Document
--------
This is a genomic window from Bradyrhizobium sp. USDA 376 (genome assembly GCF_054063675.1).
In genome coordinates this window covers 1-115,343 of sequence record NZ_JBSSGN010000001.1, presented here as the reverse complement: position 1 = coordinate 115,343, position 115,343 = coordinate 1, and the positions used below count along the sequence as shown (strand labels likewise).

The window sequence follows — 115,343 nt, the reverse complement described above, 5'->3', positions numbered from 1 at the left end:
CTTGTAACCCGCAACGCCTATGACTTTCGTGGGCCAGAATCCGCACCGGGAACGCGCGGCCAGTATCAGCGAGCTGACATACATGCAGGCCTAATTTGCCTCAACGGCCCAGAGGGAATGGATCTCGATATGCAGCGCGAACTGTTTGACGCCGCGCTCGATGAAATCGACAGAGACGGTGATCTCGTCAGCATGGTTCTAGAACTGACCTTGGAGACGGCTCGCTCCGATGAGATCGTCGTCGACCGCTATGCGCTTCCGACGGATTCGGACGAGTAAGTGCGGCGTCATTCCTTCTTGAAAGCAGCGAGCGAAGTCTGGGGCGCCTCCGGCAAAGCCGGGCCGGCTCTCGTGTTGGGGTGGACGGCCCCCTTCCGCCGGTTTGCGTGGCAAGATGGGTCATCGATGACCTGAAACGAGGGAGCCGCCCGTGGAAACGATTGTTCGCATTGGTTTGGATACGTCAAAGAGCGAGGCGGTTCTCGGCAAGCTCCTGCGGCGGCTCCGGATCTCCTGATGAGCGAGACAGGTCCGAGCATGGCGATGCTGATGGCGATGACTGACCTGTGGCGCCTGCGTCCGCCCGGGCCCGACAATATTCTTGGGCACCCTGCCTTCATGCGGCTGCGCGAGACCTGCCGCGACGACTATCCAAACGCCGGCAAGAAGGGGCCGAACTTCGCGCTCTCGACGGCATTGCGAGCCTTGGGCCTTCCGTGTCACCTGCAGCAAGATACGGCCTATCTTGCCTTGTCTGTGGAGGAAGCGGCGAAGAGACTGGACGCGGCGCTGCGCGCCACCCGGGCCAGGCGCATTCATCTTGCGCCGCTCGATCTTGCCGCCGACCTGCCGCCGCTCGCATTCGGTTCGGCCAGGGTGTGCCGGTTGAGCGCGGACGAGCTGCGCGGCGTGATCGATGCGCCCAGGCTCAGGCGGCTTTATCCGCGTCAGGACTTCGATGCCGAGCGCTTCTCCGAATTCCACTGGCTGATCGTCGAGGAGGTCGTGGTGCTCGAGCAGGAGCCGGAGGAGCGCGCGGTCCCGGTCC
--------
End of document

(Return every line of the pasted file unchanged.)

This is a genomic window from Bradyrhizobium sp. USDA 376 (genome assembly GCF_054063675.1).
In genome coordinates this window covers 1-115,343 of sequence record NZ_JBSSGN010000001.1, presented here as the reverse complement: position 1 = coordinate 115,343, position 115,343 = coordinate 1, and the positions used below count along the sequence as shown (strand labels likewise).

The window sequence follows — 115,343 nt, the reverse complement described above, 5'->3', positions numbered from 1 at the left end:
CTTGTAACCCGCAACGCCTATGACTTTCGTGGGCCAGAATCCGCACCGGGAACGCGCGGCCAGTATCAGCGAGCTGACATACATGCAGGCCTAATTTGCCTCAACGGCCCAGAGGGAATGGATCTCGATATGCAGCGCGAACTGTTTGACGCCGCGCTCGATGAAATCGACAGAGACGGTGATCTCGTCAGCATGGTTCTAGAACTGACCTTGGAGACGGCTCGCTCCGATGAGATCGTCGTCGACCGCTATGCGCTTCCGACGGATTCGGACGAGTAAGTGCGGCGTCATTCCTTCTTGAAAGCAGCGAGCGAAGTCTGGGGCGCCTCCGGCAAAGCCGGGCCGGCTCTCGTGTTGGGGTGGACGGCCCCCTTCCGCCGGTTTGCGTGGCAAGATGGGTCATCGATGACCTGAAACGAGGGAGCCGCCCGTGGAAACGATTGTTCGCATTGGTTTGGATACGTCAAAGAGCGAGGCGGTTCTCGGCAAGCTCCTGCGGCGGCTCCGGATCTCCTGATGAGCGAGACAGGTCCGAGCATGGCGATGCTGATGGCGATGACTGACCTGTGGCGCCTGCGTCCGCCCGGGCCCGACAATATTCTTGGGCACCCTGCCTTCATGCGGCTGCGCGAGACCTGCCGCGACGACTATCCAAACGCCGGCAAGAAGGGGCCGAACTTCGCGCTCTCGACGGCATTGCGAGCCTTGGGCCTTCCGTGTCACCTGCAGCAAGATACGGCCTATCTTGCCTTGTCTGTGGAGGAAGCGGCGAAGAGACTGGACGCGGCGCTGCGCGCCACCCGGGCCAGGCGCATTCATCTTGCGCCGCTCGATCTTGCCGCCGACCTGCCGCCGCTCGCATTCGGTTCGGCCAGGGTGTGCCGGTTGAGCGCGGACGAGCTGCGCGGCGTGATCGATGCGCCCAGGCTCAGGCGGCTTTATCCGCGTCAGGACTTCGATGCCGAGCGCTTCTCCGAATTCCACTGGCTGATCGTCGAGGAGGTCGTGGTGCTCGAGCAGGAGCCGGAGGAGCGCGCGGTCCCGGTCC